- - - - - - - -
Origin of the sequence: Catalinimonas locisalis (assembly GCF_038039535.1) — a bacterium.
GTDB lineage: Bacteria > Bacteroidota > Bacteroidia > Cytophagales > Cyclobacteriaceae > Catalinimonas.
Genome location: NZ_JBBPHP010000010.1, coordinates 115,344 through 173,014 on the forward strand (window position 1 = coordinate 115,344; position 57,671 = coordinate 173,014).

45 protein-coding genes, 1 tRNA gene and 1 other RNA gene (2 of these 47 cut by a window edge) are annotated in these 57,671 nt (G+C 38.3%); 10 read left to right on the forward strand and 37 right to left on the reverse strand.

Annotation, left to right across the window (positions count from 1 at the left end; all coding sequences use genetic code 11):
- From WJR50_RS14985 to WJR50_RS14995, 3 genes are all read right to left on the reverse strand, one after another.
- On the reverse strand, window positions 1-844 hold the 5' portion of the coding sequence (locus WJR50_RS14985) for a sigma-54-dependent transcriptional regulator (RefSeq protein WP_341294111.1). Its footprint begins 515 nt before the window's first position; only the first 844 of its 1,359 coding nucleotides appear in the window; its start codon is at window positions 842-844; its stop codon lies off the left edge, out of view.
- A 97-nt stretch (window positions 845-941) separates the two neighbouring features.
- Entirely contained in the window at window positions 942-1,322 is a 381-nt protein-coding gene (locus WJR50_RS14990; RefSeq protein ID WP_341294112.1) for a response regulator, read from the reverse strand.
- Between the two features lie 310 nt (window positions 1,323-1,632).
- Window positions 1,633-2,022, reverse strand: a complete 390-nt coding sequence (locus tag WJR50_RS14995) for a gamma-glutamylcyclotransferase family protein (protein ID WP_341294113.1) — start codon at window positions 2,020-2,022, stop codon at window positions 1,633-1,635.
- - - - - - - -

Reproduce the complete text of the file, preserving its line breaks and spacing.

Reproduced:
Origin of the sequence: Catalinimonas locisalis (assembly GCF_038039535.1) — a bacterium.
GTDB lineage: Bacteria > Bacteroidota > Bacteroidia > Cytophagales > Cyclobacteriaceae > Catalinimonas.
Genome location: NZ_JBBPHP010000010.1, coordinates 115,344 through 173,014 on the forward strand (window position 1 = coordinate 115,344; position 57,671 = coordinate 173,014).

45 protein-coding genes, 1 tRNA gene and 1 other RNA gene (2 of these 47 cut by a window edge) are annotated in these 57,671 nt (G+C 38.3%); 10 read left to right on the forward strand and 37 right to left on the reverse strand.

Annotation, left to right across the window (positions count from 1 at the left end; all coding sequences use genetic code 11):
- From WJR50_RS14985 to WJR50_RS14995, 3 genes are all read right to left on the reverse strand, one after another.
- On the reverse strand, window positions 1-844 hold the 5' portion of the coding sequence (locus WJR50_RS14985) for a sigma-54-dependent transcriptional regulator (RefSeq protein WP_341294111.1). Its footprint begins 515 nt before the window's first position; only the first 844 of its 1,359 coding nucleotides appear in the window; its start codon is at window positions 842-844; its stop codon lies off the left edge, out of view.
- A 97-nt stretch (window positions 845-941) separates the two neighbouring features.
- Entirely contained in the window at window positions 942-1,322 is a 381-nt protein-coding gene (locus WJR50_RS14990; RefSeq protein ID WP_341294112.1) for a response regulator, read from the reverse strand.
- Between the two features lie 310 nt (window positions 1,323-1,632).
- Window positions 1,633-2,022, reverse strand: a complete 390-nt coding sequence (locus tag WJR50_RS14995) for a gamma-glutamylcyclotransferase family protein (protein ID WP_341294113.1) — start codon at window positions 2,020-2,022, stop codon at window positions 1,633-1,635.